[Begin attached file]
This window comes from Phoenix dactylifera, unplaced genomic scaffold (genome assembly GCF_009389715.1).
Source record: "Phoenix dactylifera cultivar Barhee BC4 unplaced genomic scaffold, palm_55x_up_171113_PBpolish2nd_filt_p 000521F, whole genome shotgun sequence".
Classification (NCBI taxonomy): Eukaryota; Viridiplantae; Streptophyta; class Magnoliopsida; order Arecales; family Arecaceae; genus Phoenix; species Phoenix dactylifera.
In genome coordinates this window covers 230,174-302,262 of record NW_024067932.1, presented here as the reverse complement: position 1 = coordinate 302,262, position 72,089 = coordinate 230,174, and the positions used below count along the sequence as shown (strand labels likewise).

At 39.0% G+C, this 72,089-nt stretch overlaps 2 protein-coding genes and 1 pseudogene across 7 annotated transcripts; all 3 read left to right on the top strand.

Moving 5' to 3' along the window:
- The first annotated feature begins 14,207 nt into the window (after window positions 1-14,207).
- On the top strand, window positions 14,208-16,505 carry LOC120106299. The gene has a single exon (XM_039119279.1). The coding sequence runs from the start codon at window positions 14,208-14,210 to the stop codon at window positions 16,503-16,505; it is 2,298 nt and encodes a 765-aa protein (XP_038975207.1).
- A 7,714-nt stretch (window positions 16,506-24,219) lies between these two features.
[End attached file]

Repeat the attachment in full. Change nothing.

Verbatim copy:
This window comes from Phoenix dactylifera, unplaced genomic scaffold (genome assembly GCF_009389715.1).
Source record: "Phoenix dactylifera cultivar Barhee BC4 unplaced genomic scaffold, palm_55x_up_171113_PBpolish2nd_filt_p 000521F, whole genome shotgun sequence".
Classification (NCBI taxonomy): Eukaryota; Viridiplantae; Streptophyta; class Magnoliopsida; order Arecales; family Arecaceae; genus Phoenix; species Phoenix dactylifera.
In genome coordinates this window covers 230,174-302,262 of record NW_024067932.1, presented here as the reverse complement: position 1 = coordinate 302,262, position 72,089 = coordinate 230,174, and the positions used below count along the sequence as shown (strand labels likewise).

At 39.0% G+C, this 72,089-nt stretch overlaps 2 protein-coding genes and 1 pseudogene across 7 annotated transcripts; all 3 read left to right on the top strand.

Moving 5' to 3' along the window:
- The first annotated feature begins 14,207 nt into the window (after window positions 1-14,207).
- On the top strand, window positions 14,208-16,505 carry LOC120106299. The gene has a single exon (XM_039119279.1). The coding sequence runs from the start codon at window positions 14,208-14,210 to the stop codon at window positions 16,503-16,505; it is 2,298 nt and encodes a 765-aa protein (XP_038975207.1).
- A 7,714-nt stretch (window positions 16,506-24,219) lies between these two features.